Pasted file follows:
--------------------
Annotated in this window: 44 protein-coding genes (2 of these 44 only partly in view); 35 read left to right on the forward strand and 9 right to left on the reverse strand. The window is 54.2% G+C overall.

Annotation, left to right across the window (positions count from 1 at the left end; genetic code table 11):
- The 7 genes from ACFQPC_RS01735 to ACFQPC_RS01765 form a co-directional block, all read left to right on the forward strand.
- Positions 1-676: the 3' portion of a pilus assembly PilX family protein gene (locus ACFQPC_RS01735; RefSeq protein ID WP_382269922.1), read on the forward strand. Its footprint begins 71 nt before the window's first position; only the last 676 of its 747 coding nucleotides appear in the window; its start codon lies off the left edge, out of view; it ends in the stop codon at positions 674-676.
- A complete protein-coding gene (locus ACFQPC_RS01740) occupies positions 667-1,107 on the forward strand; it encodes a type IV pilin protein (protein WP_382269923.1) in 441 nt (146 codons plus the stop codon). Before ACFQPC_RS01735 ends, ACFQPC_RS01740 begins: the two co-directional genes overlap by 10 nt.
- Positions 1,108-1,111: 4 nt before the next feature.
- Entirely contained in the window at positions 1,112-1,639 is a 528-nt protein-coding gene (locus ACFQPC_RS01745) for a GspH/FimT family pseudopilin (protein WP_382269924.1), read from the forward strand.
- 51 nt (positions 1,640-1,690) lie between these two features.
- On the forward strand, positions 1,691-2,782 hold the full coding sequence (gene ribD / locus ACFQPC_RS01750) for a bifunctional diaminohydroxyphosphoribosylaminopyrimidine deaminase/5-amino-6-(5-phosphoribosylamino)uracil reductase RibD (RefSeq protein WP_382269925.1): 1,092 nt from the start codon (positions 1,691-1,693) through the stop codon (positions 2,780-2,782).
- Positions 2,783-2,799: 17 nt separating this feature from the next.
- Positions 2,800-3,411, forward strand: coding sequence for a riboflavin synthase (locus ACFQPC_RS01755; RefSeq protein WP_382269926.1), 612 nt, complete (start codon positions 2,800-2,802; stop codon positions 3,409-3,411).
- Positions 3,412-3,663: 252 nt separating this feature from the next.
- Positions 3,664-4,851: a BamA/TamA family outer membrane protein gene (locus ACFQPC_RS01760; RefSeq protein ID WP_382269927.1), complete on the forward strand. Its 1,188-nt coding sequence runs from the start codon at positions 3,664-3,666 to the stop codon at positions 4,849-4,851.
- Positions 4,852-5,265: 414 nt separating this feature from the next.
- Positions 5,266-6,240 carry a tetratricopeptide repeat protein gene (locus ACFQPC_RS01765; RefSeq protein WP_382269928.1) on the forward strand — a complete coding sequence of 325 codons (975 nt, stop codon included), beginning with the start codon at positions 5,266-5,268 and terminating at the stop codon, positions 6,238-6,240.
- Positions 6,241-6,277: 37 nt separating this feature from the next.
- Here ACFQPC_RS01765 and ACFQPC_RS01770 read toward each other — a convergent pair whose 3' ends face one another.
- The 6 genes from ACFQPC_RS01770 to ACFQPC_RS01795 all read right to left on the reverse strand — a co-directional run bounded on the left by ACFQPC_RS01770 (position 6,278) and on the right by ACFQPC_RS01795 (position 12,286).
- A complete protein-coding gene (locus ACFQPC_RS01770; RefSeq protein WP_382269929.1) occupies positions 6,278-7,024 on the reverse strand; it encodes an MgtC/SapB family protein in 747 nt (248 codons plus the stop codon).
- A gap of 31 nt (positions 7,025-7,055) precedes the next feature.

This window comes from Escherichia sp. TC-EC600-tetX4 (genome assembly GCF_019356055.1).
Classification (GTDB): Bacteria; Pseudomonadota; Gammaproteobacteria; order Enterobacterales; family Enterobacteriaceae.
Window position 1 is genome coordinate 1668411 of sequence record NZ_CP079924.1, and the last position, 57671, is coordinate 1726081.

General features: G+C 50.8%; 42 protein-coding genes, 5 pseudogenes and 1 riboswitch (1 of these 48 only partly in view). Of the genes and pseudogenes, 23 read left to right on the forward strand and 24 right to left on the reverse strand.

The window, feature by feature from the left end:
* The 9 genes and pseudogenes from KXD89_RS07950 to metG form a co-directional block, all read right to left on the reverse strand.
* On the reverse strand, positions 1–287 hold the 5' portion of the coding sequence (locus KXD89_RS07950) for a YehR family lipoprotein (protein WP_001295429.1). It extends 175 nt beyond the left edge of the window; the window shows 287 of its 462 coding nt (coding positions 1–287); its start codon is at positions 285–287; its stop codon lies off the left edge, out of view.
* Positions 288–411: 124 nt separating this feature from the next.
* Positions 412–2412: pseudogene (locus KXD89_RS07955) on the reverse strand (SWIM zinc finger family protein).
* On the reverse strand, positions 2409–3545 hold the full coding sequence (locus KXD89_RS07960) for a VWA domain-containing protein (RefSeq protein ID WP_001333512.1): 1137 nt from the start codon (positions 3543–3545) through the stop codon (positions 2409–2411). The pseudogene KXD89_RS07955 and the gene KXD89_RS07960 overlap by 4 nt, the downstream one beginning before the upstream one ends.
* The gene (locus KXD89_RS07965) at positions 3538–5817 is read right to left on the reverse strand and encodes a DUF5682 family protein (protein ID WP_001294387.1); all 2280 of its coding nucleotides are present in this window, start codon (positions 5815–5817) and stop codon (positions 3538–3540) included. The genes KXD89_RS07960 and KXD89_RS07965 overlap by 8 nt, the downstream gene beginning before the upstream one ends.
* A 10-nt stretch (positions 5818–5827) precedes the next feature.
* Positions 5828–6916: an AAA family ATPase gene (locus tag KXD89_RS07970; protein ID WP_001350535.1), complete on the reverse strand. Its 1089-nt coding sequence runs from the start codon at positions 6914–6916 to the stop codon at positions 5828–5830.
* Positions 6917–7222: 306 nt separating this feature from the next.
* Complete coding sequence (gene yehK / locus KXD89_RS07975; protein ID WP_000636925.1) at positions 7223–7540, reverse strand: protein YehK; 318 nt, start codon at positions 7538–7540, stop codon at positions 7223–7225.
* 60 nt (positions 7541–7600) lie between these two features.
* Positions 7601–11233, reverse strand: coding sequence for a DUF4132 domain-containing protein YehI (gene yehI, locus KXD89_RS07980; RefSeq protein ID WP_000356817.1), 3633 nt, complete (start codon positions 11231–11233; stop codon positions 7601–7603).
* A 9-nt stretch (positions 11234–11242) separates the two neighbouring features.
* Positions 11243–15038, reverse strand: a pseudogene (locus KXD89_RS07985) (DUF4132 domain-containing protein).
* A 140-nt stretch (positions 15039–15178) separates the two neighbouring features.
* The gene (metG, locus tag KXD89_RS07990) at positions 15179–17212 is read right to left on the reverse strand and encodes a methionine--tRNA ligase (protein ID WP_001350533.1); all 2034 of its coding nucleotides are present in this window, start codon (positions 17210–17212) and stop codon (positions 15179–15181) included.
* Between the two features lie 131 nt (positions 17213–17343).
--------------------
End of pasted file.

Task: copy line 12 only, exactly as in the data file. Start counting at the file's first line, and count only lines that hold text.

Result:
- Positions 3,412-3,663: 252 nt separating this feature from the next.